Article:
We have already mentioned that microcontroller is not like any other integrated circuit. When they come out of production most integrated circuits are ready to be built into devices which is not the case with microcontrollers. In order to "make" microcontroller perform a task, we have to tell it exactly what to do, or in other words we must write the program microcontroller will execute. We will describe in this chapter instructions which make up the assembler, or lower-level program language for PIC microcontrollers.
Complete set which includes 35 instructions is given in the following table. A reason for such a small number of instructions lies primarily in the fact that we are talking about a RISC microcontroller whose instructions are well optimized considering the speed of work, architectural simplicity and code compactness. The only drawback is that programmer is expected to master "uncomfortable" technique of using a reduced set of 35 instructions.
Transfer of data in a microcontroller is done between work (W) register and an 'f' register that represents any location in internal RAM (regardless whether those are special or general purpose registers).
First three instructions (look at the following table) provide for a constant being written in W register (MOVLW is short for MOVe Literal to W), and for data to be copied from W register onto RAM and data from RAM to be copied onto W register (or on the same RAM location, at which point only the status of Z flag changes). Instruction CLRF writes constant 0 in 'f ' register, and CLRW writes constant 0 in register W. SWAPF instruction exchanges places of the 4-bit nibbles field inside a register.
Of all arithmetic operations, PIC like most microcontrollers supports only subtraction and addition. Flags C, DC and Z are set depending on a result of addition or subtraction, but with one exception: since subtraction is performed like addition of a negative value, C flag is inverse following a subtraction. In other words, it is set if operation is possible, and reset if larger number was subtracted from a smaller one.
Logic unit of PIC has capability of performing operations AND, OR, EX-OR, complementing (COMF) and rotation (RLF and RRF).
Instructions which rotate the register contents move bits inside a register through flag C by one space to the left (toward bit 7), or to the right (toward bit 0). Bit which "comes out" of a register is written in flag C, and value of C flag is written in a bit on the "opposite side" of the register.
Instructions BCF and BSF do setting or cleaning of one bit anywhere in the memory. Even though this seems like a simple operation, it is executed so that CPU first reads the whole byte, changes one bit in it and then writes in the entire byte at the same place.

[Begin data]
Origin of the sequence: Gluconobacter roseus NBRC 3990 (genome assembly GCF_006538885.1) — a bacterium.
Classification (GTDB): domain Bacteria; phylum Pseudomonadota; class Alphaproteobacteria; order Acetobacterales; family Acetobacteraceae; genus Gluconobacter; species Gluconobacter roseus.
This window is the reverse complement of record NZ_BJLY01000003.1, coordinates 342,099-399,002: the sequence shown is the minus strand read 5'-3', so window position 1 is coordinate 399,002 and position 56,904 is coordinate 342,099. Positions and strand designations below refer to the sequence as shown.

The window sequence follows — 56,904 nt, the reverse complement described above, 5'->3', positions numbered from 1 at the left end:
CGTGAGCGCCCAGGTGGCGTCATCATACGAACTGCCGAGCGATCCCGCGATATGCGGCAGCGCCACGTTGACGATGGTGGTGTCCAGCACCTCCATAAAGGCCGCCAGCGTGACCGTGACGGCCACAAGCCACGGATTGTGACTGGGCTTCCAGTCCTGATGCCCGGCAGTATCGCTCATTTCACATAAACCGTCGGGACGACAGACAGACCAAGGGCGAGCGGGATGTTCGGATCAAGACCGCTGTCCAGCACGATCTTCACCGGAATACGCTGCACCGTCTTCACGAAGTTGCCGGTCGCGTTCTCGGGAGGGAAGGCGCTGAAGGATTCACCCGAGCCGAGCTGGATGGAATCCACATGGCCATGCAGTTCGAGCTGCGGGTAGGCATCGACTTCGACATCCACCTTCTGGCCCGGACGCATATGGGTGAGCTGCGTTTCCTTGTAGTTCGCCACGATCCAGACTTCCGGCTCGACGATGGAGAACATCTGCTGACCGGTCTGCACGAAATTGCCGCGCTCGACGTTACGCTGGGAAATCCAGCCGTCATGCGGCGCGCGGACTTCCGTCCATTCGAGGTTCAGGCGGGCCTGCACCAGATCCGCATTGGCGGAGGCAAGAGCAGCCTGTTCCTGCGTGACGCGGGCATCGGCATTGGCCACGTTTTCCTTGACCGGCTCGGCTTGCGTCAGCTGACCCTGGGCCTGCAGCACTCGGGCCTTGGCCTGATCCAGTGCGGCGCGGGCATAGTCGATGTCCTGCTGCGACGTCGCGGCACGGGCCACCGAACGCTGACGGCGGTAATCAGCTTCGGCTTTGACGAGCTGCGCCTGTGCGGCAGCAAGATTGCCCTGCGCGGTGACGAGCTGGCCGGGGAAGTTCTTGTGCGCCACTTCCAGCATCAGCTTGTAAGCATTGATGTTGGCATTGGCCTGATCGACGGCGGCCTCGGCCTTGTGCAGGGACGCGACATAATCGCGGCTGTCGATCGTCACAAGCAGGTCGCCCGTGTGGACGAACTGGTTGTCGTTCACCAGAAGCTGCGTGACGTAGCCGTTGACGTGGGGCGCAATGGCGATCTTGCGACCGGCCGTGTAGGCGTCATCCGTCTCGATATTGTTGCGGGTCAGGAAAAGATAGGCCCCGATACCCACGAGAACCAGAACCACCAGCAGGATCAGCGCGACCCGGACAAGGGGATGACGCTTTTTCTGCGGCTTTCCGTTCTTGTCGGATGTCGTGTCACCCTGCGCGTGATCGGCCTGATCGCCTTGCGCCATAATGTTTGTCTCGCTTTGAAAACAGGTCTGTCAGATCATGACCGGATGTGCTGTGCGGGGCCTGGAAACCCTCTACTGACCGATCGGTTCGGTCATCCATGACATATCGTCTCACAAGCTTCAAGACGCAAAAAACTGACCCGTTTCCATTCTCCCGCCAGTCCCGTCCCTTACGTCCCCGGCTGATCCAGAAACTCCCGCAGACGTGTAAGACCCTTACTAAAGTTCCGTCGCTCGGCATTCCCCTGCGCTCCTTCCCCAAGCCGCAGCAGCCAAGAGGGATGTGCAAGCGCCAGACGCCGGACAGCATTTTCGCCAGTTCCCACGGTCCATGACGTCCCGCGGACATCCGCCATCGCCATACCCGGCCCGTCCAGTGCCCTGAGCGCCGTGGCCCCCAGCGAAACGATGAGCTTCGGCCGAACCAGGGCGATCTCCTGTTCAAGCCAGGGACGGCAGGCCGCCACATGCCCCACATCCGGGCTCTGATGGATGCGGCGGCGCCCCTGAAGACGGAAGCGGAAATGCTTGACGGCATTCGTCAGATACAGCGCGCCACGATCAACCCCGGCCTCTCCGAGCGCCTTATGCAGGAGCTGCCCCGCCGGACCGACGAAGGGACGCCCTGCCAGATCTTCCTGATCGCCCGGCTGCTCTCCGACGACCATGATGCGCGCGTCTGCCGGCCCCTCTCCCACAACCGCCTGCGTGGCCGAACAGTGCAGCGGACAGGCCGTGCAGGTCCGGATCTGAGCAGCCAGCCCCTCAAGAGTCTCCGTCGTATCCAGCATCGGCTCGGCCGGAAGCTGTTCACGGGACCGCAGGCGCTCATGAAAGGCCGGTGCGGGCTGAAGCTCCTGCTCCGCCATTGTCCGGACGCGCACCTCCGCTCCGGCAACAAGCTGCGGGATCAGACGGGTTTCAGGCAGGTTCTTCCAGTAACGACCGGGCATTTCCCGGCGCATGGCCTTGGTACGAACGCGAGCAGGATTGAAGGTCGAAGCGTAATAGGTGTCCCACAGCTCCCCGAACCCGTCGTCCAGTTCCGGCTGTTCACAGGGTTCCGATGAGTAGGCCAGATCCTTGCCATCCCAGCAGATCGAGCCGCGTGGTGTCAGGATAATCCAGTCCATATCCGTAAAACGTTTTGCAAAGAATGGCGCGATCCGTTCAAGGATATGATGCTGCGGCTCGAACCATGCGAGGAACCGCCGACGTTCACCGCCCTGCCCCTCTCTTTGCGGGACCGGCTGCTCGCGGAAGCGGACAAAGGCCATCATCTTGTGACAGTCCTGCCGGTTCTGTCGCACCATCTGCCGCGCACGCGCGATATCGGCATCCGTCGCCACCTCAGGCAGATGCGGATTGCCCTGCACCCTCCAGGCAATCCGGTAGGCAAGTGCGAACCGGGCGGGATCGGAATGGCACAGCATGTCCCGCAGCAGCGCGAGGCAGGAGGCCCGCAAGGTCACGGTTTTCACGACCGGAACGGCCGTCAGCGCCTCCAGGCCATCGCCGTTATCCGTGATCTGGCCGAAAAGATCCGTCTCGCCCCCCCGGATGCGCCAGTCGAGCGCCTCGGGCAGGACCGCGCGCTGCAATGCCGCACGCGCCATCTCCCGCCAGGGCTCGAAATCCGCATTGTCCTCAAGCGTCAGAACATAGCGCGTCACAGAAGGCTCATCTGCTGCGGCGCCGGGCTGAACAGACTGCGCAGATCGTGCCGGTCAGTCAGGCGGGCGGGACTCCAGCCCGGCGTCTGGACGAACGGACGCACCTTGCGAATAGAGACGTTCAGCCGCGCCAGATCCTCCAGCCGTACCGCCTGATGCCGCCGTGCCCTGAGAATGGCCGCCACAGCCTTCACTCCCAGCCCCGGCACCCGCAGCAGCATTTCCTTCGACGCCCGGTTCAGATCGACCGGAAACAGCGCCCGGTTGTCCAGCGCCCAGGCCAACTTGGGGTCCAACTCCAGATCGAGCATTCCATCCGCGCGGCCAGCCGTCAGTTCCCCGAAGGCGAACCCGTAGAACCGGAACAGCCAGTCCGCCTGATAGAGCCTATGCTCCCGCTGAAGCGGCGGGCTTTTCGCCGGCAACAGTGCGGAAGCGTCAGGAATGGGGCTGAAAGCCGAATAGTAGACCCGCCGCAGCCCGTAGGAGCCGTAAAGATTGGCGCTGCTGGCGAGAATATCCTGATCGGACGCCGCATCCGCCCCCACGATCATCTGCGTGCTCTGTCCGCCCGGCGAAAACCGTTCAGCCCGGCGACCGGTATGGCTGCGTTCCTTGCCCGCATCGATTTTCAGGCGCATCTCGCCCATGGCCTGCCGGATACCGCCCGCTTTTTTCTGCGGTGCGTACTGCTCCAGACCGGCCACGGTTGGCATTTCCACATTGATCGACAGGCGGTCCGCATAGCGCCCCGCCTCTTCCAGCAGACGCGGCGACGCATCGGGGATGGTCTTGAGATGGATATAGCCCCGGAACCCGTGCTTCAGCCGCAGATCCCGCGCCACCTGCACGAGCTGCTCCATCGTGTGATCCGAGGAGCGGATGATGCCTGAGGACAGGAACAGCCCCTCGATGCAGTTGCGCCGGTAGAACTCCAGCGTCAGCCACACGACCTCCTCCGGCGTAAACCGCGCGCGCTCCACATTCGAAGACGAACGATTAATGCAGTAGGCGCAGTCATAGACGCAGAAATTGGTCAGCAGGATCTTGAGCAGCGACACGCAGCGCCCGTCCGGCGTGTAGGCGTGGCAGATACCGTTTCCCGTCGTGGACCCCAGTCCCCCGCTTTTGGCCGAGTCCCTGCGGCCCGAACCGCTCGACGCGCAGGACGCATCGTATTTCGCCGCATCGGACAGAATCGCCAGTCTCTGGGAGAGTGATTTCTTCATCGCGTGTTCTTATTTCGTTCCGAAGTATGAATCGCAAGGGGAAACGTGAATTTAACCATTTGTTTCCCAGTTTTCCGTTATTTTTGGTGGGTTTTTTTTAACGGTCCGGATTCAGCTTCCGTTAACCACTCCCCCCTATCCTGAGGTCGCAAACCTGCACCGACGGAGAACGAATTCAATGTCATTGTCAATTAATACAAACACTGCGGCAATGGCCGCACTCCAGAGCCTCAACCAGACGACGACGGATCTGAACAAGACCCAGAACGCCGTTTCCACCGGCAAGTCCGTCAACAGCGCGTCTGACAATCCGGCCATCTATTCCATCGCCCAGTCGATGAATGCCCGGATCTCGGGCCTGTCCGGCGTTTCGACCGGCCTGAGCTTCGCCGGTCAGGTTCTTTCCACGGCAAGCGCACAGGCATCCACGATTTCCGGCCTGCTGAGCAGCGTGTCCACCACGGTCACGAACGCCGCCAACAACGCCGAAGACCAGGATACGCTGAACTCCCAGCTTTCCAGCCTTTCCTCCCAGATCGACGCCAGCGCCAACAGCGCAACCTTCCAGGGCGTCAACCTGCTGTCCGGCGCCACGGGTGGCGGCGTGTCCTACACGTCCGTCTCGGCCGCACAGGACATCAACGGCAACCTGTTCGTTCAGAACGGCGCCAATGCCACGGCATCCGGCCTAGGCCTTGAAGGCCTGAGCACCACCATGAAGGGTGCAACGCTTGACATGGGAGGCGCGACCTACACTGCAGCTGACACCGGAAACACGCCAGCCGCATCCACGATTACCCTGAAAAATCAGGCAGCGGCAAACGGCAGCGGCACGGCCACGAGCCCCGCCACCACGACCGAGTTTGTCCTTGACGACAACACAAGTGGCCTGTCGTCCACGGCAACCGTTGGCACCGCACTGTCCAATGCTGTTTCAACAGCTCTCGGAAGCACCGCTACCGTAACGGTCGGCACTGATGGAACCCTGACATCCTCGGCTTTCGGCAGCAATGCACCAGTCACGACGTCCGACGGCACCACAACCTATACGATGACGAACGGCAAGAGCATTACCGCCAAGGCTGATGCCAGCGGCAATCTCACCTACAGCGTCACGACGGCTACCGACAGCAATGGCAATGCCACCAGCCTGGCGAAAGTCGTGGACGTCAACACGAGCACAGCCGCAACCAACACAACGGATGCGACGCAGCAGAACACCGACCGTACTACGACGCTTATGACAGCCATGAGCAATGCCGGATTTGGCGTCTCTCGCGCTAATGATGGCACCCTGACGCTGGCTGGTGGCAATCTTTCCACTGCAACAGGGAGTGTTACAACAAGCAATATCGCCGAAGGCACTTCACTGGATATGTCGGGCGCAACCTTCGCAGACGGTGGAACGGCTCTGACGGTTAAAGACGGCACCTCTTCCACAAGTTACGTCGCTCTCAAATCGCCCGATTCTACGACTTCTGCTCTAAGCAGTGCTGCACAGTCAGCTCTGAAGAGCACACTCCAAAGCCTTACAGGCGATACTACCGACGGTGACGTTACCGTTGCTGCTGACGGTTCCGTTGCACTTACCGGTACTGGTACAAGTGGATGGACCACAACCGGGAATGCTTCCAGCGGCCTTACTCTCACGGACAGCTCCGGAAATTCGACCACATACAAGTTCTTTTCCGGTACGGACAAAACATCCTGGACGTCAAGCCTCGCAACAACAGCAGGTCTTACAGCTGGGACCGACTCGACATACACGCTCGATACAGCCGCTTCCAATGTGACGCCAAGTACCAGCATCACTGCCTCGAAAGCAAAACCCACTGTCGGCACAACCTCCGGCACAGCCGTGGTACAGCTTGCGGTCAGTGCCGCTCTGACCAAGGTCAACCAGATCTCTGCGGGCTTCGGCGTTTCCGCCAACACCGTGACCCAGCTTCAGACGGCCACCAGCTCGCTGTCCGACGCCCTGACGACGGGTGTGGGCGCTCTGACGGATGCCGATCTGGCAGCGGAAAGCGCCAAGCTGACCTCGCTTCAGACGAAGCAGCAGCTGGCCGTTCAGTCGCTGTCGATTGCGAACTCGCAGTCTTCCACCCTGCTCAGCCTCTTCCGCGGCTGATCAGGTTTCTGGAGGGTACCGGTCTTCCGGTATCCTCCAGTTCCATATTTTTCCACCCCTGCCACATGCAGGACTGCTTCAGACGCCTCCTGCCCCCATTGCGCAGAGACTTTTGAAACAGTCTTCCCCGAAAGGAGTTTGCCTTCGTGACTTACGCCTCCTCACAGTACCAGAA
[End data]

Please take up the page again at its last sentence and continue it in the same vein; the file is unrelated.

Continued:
Instructions GOTO, CALL and RETURN are executed the same way as on all other microcontrollers, only stack is independent of internal RAM and limited to eight levels.
'RETLW k' instruction is identical with RETURN instruction, except that before coming back from a subprogram a constant defined by instruction operand is written in W register. This instruction enables us to design easily the Look-up tables (lists). Mostly we use them by determining data position on our table adding it to the address at which the table begins, and then we read data from that location (which is usually found in program memory).
Table can be formed as a subprogram which consists of a series of 'RETLW k' instructions, where 'k' constants are members of the table.
We write the position of a member of our table in W register, and using CALL instruction we call a subprogram which creates the table. First subprogram line ADDWF PCL, f adds the position of a W register member to the starting address of our table, found in PCL register, and so we get the real data address in program memory. When returning from a subprogram we will have in W register the contents of an addressed table member. In a previous example, constant 'k2' will be in W register following a return from a subprogram.
RETFIE (RETurn From Interrupt - Interrupt Enable) is a return from interrupt routine and differs from a RETURN only in that it automatically sets GIE (Global Interrupt Enable) bit. Upon an interrupt, this bit is automatically cleared. As interrupt begins, only the value of program counter is put at the top of a stack. No automatic storing of register values and status is provided.
Conditional jumps are synthesized into two instructions: BTFSC and BTFSS. Depending on a bit status in 'f' register that is being tested, instructions skip or don't skip over the next program instruction.
All instructions are executed in one cycle except for conditional branch instructions if condition was true, or if the contents of program counter was changed by some instruction. In that case, execution requires two instruction cycles, and the second cycle is executed as NOP (No Operation). Four oscillator clocks make up one instruction cycle. If we are using an oscillator with 4MHz frequency, the normal time for executing an instruction is 1 µs, and in case of conditional branching, execution period is 2 µs.
f any memory location in a microcontroller
W work register
b bit position in 'f' register
d destination bit
label group of eight characters which marks the beginning of a part of the program
TOS top of stack
<> bit position inside register
*1 If I/O port is source operand, status on microcontroller pins is read
*2 If this instruction is executed on TMR register and if d=1, prescaler assigned to that timer will automatically be cleared
*3 If PC was modified, or test result =1, instruction was executed in two cycles.
Appendix contains all instructions presented separately with examples for their use. Syntax, description and its effects on status bits are given for each instruction.